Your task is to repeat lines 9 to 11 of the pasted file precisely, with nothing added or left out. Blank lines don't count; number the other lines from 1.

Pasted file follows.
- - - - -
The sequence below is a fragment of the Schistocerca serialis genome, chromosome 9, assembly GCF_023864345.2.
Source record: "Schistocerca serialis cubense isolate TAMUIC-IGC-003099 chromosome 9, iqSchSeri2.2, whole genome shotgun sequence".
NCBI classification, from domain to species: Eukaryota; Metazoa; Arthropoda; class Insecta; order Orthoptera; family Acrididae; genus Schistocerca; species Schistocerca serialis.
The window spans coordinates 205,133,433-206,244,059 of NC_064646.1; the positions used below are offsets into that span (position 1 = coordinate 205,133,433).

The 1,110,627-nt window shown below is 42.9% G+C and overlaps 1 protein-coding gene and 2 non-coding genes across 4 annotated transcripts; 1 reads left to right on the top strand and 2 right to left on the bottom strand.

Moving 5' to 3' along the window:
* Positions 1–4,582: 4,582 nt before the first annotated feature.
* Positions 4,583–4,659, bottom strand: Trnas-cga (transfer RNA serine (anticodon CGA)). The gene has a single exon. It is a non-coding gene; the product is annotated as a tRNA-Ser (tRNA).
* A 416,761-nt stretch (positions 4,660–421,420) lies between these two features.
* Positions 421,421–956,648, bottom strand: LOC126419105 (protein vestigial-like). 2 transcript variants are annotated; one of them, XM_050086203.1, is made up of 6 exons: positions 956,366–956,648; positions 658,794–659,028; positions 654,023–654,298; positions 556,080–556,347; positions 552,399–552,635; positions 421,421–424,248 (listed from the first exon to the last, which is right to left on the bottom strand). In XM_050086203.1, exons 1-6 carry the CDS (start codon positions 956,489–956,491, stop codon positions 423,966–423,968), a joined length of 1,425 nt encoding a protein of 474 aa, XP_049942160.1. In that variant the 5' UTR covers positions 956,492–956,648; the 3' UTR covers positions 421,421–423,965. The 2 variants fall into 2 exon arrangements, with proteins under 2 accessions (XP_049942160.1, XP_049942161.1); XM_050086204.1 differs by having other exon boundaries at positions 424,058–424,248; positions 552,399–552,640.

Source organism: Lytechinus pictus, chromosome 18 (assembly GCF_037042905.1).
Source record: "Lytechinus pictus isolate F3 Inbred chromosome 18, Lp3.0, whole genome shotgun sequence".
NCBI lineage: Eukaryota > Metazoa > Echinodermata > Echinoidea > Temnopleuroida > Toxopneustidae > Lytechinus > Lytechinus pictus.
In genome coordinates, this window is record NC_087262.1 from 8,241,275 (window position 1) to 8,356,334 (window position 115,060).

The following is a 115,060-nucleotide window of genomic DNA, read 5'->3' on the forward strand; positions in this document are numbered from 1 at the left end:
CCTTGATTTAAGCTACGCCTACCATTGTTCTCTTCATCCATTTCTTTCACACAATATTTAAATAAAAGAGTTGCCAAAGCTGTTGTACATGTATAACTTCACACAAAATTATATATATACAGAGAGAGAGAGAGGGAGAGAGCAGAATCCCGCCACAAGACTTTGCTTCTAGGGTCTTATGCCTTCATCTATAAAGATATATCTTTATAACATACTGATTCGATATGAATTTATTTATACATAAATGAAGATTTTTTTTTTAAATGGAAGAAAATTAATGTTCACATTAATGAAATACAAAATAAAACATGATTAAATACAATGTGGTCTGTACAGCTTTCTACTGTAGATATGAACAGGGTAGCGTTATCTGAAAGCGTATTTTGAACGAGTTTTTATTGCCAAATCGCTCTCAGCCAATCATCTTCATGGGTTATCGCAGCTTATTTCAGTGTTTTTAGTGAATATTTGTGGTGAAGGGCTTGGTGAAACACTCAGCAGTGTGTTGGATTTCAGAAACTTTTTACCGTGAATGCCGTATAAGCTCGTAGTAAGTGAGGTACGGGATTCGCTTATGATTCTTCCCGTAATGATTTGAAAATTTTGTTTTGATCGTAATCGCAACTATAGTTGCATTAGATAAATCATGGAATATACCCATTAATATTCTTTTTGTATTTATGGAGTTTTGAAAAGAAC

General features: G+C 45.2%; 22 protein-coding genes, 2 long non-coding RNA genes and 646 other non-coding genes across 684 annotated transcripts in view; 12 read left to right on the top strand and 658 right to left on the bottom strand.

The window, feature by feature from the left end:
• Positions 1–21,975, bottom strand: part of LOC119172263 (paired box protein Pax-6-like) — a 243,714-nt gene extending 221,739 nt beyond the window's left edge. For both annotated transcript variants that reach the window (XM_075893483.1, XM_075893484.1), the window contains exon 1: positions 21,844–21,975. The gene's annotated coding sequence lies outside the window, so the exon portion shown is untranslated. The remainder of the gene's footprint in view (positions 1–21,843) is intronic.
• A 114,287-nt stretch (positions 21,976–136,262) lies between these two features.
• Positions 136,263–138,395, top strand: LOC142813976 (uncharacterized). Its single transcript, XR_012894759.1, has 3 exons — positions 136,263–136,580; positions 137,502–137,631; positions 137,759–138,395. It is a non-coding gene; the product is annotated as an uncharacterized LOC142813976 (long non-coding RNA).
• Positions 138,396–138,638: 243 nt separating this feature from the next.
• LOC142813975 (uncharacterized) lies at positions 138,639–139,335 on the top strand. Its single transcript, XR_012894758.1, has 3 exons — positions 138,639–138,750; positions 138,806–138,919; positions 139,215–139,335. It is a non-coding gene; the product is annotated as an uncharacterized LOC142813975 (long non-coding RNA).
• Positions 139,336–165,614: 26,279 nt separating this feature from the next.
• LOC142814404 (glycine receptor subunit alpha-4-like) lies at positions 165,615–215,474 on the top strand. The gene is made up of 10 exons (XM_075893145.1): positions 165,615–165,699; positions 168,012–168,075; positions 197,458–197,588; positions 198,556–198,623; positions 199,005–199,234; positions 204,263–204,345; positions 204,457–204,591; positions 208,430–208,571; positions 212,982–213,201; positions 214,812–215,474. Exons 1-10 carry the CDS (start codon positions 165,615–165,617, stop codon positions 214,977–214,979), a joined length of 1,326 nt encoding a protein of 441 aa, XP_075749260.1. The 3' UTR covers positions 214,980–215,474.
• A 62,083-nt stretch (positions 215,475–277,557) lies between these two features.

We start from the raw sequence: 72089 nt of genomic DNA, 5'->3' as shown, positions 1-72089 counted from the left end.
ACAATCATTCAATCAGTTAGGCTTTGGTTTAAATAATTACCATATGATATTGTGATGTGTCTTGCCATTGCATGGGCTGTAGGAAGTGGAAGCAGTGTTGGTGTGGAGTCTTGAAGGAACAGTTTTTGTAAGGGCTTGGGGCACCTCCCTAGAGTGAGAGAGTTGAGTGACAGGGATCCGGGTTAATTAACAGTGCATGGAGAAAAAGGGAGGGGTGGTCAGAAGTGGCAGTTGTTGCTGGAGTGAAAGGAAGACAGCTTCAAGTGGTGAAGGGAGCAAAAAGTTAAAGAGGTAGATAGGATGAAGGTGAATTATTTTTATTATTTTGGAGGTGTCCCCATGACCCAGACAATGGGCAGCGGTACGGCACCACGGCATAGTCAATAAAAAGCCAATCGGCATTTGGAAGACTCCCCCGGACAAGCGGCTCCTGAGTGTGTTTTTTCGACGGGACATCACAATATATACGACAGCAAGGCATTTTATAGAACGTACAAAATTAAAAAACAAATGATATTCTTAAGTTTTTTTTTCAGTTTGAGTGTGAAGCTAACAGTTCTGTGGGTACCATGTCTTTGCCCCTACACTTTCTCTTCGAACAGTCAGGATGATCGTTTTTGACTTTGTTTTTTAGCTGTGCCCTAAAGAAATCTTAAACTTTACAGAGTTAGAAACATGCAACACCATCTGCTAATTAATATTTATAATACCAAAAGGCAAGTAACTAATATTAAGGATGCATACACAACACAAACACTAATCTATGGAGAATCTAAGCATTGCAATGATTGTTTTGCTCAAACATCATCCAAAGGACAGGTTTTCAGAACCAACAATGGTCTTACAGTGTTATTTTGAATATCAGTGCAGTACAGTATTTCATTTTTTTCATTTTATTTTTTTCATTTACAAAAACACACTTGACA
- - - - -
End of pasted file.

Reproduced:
* A 416,761-nt stretch (positions 4,660–421,420) lies between these two features.
* Positions 421,421–956,648, bottom strand: LOC126419105 (protein vestigial-like). 2 transcript variants are annotated; one of them, XM_050086203.1, is made up of 6 exons: positions 956,366–956,648; positions 658,794–659,028; positions 654,023–654,298; positions 556,080–556,347; positions 552,399–552,635; positions 421,421–424,248 (listed from the first exon to the last, which is right to left on the bottom strand). In XM_050086203.1, exons 1-6 carry the CDS (start codon positions 956,489–956,491, stop codon positions 423,966–423,968), a joined length of 1,425 nt encoding a protein of 474 aa, XP_049942160.1. In that variant the 5' UTR covers positions 956,492–956,648; the 3' UTR covers positions 421,421–423,965. The 2 variants fall into 2 exon arrangements, with proteins under 2 accessions (XP_049942160.1, XP_049942161.1); XM_050086204.1 differs by having other exon boundaries at positions 424,058–424,248; positions 552,399–552,640.

Source organism: Lytechinus pictus, chromosome 18 (assembly GCF_037042905.1).